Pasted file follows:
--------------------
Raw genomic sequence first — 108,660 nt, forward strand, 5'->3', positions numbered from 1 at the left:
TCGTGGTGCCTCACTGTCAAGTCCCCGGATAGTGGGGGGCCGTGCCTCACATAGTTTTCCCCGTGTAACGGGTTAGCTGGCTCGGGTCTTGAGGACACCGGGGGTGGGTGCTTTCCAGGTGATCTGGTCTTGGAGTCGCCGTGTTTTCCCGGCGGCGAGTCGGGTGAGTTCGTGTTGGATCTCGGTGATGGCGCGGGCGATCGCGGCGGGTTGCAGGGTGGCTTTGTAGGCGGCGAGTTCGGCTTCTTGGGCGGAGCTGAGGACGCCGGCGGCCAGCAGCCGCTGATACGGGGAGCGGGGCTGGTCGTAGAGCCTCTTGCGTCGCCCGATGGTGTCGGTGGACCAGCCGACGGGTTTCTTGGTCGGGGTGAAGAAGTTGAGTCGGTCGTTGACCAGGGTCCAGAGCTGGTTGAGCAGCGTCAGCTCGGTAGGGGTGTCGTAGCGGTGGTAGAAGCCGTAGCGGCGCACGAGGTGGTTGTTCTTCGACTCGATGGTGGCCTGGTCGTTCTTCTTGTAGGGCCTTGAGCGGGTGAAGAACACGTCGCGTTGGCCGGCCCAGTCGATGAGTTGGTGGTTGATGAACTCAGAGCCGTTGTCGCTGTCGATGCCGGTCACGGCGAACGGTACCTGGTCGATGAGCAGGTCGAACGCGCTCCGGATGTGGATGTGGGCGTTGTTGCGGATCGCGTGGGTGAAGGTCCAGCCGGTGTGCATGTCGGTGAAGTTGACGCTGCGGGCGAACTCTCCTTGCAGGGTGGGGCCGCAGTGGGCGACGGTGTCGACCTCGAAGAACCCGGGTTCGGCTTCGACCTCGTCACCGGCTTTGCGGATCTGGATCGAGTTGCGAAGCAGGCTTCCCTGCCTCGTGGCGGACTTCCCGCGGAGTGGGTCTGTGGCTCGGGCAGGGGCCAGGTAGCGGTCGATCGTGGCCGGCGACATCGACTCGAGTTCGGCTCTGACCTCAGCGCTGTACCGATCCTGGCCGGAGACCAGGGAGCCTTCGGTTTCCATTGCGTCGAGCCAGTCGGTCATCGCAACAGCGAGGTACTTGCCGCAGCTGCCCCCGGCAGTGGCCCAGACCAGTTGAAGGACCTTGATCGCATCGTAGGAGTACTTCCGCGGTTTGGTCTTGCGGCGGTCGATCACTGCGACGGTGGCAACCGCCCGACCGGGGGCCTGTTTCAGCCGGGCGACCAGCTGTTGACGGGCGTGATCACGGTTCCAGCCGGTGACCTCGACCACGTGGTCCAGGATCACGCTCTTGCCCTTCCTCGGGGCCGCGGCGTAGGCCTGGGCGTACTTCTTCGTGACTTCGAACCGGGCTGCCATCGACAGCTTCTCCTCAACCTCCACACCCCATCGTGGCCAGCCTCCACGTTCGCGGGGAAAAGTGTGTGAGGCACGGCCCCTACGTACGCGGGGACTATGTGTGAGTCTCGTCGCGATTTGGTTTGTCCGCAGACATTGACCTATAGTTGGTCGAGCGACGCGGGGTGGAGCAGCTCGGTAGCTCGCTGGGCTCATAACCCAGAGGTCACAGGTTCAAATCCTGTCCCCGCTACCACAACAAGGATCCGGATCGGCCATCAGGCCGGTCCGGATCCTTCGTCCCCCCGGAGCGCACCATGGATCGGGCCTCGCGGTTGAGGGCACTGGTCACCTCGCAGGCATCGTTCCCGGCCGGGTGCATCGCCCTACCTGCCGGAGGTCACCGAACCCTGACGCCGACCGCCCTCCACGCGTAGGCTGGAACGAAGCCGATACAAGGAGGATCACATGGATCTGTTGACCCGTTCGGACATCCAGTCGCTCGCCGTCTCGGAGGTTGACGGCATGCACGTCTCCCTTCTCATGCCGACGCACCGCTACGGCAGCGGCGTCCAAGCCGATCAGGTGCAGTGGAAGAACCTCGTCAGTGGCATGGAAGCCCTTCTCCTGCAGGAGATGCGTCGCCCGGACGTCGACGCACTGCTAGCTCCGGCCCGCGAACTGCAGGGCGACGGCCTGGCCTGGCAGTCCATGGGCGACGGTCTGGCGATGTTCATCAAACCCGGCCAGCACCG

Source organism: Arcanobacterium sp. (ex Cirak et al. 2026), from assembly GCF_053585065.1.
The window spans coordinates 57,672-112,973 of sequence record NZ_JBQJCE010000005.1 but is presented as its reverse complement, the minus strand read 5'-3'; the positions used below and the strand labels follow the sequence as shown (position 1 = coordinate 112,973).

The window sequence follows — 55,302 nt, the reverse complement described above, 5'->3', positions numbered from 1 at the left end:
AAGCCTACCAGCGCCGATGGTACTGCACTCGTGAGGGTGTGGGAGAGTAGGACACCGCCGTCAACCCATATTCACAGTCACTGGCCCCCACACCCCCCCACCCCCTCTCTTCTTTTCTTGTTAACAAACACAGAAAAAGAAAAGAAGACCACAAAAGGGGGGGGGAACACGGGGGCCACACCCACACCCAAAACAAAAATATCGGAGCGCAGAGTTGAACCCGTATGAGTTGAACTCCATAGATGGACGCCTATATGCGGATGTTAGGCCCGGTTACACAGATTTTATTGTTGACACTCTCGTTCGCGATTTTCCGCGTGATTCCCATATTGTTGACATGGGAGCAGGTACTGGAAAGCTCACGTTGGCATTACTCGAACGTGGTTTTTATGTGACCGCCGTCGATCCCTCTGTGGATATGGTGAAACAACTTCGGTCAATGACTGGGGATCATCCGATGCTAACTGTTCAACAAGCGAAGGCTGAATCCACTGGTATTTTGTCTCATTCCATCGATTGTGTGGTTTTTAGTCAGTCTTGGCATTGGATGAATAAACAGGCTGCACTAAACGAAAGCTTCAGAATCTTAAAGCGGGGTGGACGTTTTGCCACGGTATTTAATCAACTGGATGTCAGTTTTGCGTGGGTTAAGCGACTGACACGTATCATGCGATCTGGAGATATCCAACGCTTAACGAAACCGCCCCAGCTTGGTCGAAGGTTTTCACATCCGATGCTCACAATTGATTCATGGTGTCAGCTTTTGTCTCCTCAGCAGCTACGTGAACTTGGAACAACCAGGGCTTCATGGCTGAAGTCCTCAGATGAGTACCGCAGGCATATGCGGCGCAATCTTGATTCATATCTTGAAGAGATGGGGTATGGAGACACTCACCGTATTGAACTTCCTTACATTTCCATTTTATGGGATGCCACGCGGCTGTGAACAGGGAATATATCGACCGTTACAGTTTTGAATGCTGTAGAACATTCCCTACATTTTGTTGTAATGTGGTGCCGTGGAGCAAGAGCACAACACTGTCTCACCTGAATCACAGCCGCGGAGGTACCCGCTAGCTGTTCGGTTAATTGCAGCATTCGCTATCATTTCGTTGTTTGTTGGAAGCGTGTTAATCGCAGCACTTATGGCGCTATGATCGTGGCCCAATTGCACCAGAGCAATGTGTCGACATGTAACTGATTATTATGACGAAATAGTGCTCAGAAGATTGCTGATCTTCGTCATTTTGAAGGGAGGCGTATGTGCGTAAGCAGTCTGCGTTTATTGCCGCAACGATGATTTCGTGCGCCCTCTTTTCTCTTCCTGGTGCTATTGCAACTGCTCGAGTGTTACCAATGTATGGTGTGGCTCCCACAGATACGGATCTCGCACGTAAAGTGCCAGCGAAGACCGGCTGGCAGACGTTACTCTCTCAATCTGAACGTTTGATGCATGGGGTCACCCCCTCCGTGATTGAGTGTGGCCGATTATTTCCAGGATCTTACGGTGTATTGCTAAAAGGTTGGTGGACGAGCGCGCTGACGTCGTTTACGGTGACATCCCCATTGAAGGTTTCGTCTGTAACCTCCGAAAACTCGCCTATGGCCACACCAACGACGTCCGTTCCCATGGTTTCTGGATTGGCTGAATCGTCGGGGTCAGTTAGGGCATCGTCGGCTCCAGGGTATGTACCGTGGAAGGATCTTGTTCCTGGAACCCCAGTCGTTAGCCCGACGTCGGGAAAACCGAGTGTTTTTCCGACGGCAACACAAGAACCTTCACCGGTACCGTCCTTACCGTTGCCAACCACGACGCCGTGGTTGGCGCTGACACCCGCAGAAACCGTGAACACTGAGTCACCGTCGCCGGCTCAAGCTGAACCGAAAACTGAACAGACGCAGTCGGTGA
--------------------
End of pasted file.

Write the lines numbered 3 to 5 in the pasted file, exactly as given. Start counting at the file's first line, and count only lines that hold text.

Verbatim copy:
Source organism: Arcanobacterium sp. (ex Cirak et al. 2026), from assembly GCF_053585065.1.
The window spans coordinates 57,672-112,973 of sequence record NZ_JBQJCE010000005.1 but is presented as its reverse complement, the minus strand read 5'-3'; the positions used below and the strand labels follow the sequence as shown (position 1 = coordinate 112,973).

The window sequence follows — 55,302 nt, the reverse complement described above, 5'->3', positions numbered from 1 at the left end: